The Federal Government’s plan to re-introduce the teaching of History as a distinct subject in basic schools in Nigeria must be applauded. The exercise, which is coming 13 years after the subject was abolished, should be seamlessly implemented. Hitherto, the subject was lumped with others and taught as Social Studies.
It is commendable that the government has deemed it fit to allow History to be taught alone. Not less than 3,700 teachers had been shortlisted from the 36 states of the federation and the Federal Capital territory (FCT), Abuja, for the first phase of training for enhanced teaching of the subject. The teachers will be provided with the requisite skills needed to teach the subject. These include the necessary technique and methodology to make the subject interesting to the school children.
The Minister of Education, Adamu Adamu, who was represented by the Minister of State for Education, Goodluck Opiah, stated this during the flag-off ceremony of the teaching of History and training of History teachers at basic education level in Abuja. As Adamu admitted, the removal of History from the school curriculum at the basic education level was a monumental mistake.
Unfortunately, the country is still grappling with its negative consequences. The minister lamented: “History used to be one of the foundational subjects taught in classrooms but for some inexplicable reasons, some things happened, and as a result, History was subsequently expunged from the list of subject combination in our schools.” The neglect of the teaching of History at the basic level of education and even secondary school level has led to the erosion of moral and civic values and palpable ignorance of our past and the connectedness among the diverse ethnic groups that make up the country.
The significance of teaching History at the basic education level and others cannot be overemphasised. Apart from enabling the school children to understand and appreciate the history of the country, it will help them to understand the country’s journey to nationhood, including the good and bad aspects of our attempts to live as one united country despite experiencing bloody military coups and surviving a brutal civil war that lasted for 30 months from 1967-1970.
Therefore, it is imperative that Nigerian school children should be taught the history of the Nigerian civil war, otherwise known as the Biafran war. The causes and effects of the war must be taught as well as the reconciliation moves of the then federal government. The school children must have knowledge of the history of military coups and military rule in Nigeria and their palatable and unpalatable consequences. They must also learn about the history of the inter-ethnic wars among some ethnic groups in Nigeria, the trans-Atlantic slave trade and British colonialism and the struggle for independence.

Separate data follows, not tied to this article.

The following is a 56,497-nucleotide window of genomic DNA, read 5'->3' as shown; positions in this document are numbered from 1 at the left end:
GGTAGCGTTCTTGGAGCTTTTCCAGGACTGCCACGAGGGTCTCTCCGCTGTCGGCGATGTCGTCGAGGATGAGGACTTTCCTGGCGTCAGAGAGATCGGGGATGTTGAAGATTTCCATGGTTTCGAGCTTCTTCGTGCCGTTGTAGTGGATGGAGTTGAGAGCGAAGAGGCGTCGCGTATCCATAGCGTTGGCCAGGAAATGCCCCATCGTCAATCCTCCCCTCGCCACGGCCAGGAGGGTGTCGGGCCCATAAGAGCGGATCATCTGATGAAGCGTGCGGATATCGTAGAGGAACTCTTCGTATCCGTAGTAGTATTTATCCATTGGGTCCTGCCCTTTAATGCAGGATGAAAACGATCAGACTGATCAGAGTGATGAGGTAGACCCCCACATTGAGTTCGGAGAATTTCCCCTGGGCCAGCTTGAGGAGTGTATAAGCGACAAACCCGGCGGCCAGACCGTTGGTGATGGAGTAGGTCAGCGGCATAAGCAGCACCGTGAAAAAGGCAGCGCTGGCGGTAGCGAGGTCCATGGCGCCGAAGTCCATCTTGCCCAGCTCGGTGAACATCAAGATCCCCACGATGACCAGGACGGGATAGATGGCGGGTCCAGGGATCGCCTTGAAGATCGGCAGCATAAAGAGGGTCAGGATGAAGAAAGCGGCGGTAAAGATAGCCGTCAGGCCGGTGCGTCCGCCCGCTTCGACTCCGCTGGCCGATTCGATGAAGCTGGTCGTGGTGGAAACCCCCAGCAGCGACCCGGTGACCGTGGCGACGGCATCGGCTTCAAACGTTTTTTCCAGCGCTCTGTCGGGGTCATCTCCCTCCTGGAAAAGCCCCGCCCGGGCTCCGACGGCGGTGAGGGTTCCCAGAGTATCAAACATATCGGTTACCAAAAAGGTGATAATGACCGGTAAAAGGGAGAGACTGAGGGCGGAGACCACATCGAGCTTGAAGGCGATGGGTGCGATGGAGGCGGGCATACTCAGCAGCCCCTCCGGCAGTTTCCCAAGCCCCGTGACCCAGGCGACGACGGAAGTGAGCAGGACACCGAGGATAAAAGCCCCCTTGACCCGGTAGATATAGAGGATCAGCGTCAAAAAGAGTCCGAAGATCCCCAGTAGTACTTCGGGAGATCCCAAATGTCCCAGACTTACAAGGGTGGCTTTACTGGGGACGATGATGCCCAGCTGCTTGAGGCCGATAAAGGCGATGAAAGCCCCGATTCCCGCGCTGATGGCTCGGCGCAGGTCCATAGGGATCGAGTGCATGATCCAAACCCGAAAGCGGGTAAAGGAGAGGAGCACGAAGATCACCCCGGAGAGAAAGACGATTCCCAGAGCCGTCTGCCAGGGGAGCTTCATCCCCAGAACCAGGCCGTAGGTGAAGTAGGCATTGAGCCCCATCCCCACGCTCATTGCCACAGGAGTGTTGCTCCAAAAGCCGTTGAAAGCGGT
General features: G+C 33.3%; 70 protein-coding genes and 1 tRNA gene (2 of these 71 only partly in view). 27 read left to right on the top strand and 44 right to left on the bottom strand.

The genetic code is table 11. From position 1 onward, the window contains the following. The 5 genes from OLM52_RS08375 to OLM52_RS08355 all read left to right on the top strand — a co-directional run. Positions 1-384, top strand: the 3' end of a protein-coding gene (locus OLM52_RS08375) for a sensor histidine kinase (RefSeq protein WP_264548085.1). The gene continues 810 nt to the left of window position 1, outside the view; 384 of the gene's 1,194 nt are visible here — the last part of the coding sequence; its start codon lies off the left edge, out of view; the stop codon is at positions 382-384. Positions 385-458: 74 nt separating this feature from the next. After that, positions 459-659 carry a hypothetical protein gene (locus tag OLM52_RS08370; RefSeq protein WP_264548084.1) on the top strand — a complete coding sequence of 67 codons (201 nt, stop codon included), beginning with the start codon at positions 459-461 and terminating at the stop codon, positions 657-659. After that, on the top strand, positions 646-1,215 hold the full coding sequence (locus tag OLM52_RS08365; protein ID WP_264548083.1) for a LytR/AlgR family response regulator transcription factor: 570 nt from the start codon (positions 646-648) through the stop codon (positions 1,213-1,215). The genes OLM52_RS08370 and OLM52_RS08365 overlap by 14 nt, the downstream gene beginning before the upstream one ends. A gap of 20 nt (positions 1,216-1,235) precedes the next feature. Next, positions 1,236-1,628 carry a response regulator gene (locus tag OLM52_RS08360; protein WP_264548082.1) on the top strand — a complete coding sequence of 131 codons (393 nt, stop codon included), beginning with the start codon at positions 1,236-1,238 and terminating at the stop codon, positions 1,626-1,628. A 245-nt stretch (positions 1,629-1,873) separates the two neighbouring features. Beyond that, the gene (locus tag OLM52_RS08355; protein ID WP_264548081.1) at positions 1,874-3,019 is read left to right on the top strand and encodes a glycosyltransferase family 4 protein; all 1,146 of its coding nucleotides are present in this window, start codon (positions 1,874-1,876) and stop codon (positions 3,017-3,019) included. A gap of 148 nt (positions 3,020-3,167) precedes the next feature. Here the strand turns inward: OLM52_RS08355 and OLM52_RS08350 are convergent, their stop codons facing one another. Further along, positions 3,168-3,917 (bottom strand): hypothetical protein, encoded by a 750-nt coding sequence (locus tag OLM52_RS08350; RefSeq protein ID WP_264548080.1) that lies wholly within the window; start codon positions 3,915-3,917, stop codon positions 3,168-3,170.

Those who abolished the teaching of History in primary and secondary schools did a great disservice to the country and its future. They did not love the country at all. That can explain the various crises of our nationhood. No nation worth its name can run away from its past. Without doubt, the knowledge of our past will enable us to adequately moderate the present and envision our future. The school children should know the diverse cultures of Nigerian people and understand their similarities and differences. Instead of dividing us, our diversity should be a source of strength and unity.
Beyond the return of History to the basic education classroom, the government must equally address those factors that have contributed to our disunity and created tensions among the various ethnic groups in the country. While our differences are quite obvious, especially in terms of tongue and creed, we should stop highlighting them. We should rather exploit our similarities to forge a united, virile and egalitarian nation of our dream.
With our enormous human and material resources, Nigeria’s potential to become a powerful nation in Africa and the world is not in doubt. What is required now to propel us to the envisioned greatness is to have responsive and purposeful leadership. We need charismatic and exemplary leaders. For Nigeria to achieve the lofty dream of our founding fathers, all Nigerian citizens must be equal before the laws of the land.
Therefore, the present emphasis on state of origin instead of state of residence of Nigerian citizens, which diminishes our unity, must be done away with. Above all, we must all resolve to build a nation based on equity, fairness and justice. That is perhaps the best way we can reinforce our unity and strength.